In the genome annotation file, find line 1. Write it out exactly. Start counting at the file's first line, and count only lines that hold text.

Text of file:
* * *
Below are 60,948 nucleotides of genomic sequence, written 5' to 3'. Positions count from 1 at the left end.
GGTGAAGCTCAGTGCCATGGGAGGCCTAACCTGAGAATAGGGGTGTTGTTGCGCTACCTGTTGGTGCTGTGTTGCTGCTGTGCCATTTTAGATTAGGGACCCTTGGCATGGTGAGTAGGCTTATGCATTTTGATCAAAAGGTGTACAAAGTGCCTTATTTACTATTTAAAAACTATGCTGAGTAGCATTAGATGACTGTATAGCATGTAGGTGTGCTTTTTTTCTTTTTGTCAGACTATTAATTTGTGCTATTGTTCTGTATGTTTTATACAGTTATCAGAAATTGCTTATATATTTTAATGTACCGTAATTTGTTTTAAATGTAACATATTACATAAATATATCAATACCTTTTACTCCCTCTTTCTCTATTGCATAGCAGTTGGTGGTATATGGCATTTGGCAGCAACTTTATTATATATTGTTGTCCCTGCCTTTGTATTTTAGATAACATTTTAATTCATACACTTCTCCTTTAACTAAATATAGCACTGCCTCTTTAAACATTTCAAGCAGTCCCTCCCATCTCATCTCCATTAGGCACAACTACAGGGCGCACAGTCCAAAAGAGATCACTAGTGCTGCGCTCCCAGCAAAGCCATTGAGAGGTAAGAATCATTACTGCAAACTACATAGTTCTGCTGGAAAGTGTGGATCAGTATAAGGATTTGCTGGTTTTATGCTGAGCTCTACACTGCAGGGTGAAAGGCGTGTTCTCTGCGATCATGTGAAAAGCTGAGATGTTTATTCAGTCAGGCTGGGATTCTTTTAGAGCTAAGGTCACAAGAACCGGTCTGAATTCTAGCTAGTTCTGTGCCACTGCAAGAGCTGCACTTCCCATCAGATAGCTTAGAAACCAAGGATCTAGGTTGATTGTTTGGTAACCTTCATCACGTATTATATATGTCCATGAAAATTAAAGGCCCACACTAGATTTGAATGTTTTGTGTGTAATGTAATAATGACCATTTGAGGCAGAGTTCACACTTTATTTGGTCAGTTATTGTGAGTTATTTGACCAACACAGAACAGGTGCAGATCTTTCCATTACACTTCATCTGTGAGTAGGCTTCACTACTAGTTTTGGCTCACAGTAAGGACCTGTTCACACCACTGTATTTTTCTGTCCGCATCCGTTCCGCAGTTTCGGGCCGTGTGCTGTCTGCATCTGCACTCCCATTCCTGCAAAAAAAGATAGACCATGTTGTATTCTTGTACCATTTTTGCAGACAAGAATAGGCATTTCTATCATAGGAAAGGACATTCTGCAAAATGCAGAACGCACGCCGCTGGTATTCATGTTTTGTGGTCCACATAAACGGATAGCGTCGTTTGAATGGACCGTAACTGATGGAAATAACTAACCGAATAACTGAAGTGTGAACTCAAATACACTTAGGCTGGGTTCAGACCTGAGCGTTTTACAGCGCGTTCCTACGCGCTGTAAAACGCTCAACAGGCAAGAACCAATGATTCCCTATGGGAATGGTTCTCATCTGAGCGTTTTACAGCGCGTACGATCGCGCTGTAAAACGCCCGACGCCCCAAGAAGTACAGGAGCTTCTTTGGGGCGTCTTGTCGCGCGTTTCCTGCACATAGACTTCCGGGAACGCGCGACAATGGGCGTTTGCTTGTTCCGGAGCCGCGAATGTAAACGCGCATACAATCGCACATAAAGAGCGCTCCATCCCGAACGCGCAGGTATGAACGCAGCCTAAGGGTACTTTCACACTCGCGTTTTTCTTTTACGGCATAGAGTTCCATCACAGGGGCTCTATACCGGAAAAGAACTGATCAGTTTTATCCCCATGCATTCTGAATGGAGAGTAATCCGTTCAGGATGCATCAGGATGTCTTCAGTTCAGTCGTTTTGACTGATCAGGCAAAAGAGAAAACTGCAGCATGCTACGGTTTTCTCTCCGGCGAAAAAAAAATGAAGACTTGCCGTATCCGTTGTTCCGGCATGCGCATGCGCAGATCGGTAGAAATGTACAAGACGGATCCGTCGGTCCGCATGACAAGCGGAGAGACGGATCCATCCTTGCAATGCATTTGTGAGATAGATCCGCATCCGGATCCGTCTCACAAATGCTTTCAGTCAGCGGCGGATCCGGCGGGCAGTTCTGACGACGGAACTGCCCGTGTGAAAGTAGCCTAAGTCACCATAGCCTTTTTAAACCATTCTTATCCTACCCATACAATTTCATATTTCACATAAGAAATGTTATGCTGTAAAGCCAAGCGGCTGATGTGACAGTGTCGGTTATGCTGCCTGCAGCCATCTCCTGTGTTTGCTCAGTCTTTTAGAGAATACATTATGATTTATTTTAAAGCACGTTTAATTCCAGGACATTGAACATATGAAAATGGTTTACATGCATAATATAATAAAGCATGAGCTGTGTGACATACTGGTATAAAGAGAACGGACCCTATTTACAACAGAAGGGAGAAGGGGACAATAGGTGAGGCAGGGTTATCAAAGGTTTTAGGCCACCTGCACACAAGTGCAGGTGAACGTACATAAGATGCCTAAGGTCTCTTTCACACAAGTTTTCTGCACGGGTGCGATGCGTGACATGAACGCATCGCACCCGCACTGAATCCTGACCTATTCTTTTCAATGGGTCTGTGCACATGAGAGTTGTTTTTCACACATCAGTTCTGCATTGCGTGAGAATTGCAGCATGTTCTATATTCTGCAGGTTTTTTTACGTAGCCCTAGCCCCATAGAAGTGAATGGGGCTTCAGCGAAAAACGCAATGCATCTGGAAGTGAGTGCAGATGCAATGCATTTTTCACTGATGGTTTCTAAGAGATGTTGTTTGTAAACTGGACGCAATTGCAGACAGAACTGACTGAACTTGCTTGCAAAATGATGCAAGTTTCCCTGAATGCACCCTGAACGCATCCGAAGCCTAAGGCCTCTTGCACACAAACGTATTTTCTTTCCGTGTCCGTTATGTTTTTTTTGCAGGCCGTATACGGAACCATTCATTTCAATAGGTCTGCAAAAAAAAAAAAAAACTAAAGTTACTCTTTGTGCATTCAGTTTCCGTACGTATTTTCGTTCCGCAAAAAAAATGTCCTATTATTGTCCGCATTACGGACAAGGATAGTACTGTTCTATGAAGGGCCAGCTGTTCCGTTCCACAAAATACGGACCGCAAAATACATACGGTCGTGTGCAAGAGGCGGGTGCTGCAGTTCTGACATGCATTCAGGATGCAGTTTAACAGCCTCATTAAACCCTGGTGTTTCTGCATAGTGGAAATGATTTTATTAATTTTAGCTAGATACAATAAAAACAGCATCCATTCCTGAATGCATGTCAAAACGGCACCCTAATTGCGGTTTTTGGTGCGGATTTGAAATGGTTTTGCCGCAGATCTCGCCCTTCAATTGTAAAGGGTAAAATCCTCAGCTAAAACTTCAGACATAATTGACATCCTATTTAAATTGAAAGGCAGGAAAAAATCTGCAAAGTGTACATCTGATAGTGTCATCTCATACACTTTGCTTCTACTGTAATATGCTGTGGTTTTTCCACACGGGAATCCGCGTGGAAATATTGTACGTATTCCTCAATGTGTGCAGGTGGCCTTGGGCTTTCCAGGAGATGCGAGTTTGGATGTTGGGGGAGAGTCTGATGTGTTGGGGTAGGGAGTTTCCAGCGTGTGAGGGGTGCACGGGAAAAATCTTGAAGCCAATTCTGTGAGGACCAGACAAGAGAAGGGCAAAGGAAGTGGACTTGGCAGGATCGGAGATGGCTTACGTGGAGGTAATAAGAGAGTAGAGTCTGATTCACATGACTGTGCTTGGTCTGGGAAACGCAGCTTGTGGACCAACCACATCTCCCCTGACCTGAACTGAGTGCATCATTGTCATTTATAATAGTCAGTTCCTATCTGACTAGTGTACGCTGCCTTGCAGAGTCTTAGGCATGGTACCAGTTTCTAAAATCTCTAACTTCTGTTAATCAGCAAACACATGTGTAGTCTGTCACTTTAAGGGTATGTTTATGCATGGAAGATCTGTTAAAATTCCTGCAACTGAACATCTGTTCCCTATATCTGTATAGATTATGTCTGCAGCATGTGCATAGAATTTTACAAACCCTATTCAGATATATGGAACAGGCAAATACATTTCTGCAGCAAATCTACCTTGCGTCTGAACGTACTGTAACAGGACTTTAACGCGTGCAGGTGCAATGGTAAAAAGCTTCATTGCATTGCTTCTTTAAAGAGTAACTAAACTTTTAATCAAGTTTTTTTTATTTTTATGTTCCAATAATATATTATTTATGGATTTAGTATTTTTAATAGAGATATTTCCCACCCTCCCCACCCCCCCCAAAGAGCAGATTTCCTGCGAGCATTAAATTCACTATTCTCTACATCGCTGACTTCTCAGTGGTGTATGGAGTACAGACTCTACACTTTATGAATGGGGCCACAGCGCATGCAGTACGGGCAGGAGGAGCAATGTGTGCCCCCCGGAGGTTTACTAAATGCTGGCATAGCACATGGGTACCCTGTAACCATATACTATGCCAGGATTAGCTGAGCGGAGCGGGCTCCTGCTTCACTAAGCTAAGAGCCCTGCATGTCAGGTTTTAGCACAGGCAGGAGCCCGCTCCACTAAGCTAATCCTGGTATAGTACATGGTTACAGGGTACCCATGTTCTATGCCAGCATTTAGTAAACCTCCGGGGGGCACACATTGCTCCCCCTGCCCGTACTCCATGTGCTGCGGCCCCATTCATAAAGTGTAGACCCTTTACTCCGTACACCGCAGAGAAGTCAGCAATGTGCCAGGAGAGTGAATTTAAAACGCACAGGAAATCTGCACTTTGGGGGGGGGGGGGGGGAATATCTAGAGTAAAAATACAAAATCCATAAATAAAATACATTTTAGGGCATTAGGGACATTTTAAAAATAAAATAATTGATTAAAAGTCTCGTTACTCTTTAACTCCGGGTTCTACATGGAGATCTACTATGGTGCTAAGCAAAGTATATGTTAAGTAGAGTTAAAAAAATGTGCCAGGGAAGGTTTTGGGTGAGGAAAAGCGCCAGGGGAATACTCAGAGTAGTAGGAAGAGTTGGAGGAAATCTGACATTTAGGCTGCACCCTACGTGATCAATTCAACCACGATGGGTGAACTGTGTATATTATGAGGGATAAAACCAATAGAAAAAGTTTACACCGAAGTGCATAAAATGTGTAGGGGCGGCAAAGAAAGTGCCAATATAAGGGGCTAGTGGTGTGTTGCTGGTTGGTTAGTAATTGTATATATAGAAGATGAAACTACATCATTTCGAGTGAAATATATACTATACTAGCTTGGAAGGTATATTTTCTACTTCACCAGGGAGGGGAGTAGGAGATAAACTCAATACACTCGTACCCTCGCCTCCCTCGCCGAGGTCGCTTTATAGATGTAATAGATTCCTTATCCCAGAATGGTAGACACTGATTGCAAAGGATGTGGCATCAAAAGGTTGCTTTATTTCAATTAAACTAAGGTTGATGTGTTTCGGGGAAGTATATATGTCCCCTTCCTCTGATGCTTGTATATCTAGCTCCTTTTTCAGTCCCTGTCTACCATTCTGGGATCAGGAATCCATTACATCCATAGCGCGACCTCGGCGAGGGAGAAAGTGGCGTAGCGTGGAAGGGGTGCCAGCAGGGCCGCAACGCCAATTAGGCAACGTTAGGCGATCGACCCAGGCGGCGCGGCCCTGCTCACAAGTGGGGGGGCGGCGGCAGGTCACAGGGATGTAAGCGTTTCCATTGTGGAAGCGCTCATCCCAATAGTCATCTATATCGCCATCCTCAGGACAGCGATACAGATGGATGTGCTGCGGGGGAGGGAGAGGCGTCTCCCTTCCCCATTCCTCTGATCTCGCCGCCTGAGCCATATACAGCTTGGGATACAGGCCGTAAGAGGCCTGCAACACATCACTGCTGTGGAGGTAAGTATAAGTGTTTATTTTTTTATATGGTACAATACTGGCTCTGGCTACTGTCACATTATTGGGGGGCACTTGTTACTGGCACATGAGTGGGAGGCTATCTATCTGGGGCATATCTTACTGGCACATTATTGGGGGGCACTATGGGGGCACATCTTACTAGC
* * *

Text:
Below are 60,948 nucleotides of genomic sequence, written 5' to 3'. Positions count from 1 at the left end.